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Self-reactivities to the non-erythroid alpha spectrin correlate with cerebral malaria in Gabonese children.

Guiyedi V, Chanseaud Y, Fesel C, Snounou G, Rousselle JC, Lim P, Koko J, Namane A, Cazenave PA, Kombila M, Pied S - PLoS ONE (2007)

Bottom Line: Anti-brain reactivity was significantly higher in the CM group than in the UM and SNCM groups.We found that 90% of CM patients displayed reactivity to a high-molecular mass band containing the spectrin non-erythroid alpha chain.These results strongly suggest that an antibody response to brain antigens induced by P. falciparum infection may be associated with pathogenic mechanisms in patients developing CM.

View Article: PubMed Central - PubMed

Affiliation: Unité d'Immunophysiopathologie Infectieuse, URA CNRS 1961, Université Pierre et Marie Curie Paris, Institut Pasteur, Paris, France.

ABSTRACT

Background: Hypergammaglobulinemia and polyclonal B-cell activation commonly occur in Plasmodium sp. infections. Some of the antibodies produced recognize self-components and are correlated with disease severity in P. falciparum malaria. However, it is not known whether some self-reactive antibodies produced during P. falciparum infection contribute to the events leading to cerebral malaria (CM). We show here a correlation between self-antibody responses to a human brain protein and high levels of circulating TNF alpha (TNFalpha), with the manifestation of CM in Gabonese children.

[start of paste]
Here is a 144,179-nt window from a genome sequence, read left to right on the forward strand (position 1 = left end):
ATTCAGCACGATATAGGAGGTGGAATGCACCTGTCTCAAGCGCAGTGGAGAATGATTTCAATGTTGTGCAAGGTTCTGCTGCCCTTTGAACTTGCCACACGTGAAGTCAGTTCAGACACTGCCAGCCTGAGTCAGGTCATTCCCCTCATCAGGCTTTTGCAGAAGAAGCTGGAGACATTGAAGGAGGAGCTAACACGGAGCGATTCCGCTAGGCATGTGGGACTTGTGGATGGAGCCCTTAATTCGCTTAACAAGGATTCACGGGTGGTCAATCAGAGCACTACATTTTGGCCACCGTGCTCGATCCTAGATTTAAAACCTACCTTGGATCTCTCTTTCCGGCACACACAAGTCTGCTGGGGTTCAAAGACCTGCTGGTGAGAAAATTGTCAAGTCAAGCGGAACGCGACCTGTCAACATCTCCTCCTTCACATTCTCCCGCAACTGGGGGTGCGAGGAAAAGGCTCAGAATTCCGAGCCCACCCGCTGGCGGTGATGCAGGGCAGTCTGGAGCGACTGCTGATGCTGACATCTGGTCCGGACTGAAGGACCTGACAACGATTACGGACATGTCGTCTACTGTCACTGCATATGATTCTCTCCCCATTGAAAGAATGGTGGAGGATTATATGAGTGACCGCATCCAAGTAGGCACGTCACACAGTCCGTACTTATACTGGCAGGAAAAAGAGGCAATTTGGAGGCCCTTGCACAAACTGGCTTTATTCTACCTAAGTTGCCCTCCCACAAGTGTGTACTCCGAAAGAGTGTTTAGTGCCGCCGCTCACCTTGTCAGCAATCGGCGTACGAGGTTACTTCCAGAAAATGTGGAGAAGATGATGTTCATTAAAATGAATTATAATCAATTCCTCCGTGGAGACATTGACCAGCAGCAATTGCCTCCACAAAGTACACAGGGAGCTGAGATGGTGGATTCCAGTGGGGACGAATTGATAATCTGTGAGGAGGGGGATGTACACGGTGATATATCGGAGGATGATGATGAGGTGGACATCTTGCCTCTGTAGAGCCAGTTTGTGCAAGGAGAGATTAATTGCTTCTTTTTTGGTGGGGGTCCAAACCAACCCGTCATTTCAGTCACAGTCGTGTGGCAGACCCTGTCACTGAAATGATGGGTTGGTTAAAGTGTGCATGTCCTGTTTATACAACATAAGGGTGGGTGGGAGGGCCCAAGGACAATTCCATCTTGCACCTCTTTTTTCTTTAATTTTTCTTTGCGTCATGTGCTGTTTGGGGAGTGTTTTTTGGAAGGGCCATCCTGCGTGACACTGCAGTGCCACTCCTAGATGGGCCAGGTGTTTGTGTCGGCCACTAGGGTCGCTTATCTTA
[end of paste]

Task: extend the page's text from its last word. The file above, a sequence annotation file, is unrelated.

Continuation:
Methodology: To study the role of self-reactive antibodies associated to the development of P. falciparum cerebral malaria, we used a combination of quantitative immunoblotting and multivariate analysis to analyse correlation between the reactivity of circulating IgG with a human brain protein extract and TNFalpha concentrations in cohorts of uninfected controls (UI) and P. falciparum-infected Gabonese children developing uncomplicated malaria (UM), severe non-cerebral malaria (SNCM), or CM.

Results/conclusion: The repertoire of brain antigens recognized by plasma IgGs was more diverse in infected than in UI individuals. Anti-brain reactivity was significantly higher in the CM group than in the UM and SNCM groups. IgG self-reactivity to brain antigens was also correlated with plasma IgG levels and age. We found that 90% of CM patients displayed reactivity to a high-molecular mass band containing the spectrin non-erythroid alpha chain. Reactivity with this band was correlated with high TNFalpha concentrations in CM patients. These results strongly suggest that an antibody response to brain antigens induced by P. falciparum infection may be associated with pathogenic mechanisms in patients developing CM.

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Total reactivity to brain proteins and intensity of IgG reacting to band-0 as a function of plasma TNFα levels in children older than 1 year.A. Positive correlation between PCA factor 1 and TNFα concentrations in the CM group, indicated by dashed regression line. B. Positive correlation between unadjusted reactivity to band 0 and TNFα levels. C. High band-0 reactivity was observed most frequently in CM patients with TNFα levels above 100 pg/mL (indicated as high-TNFα in a separate group on the right). Horizontal bars indicate medians. Only children over the age of 1 year are shown.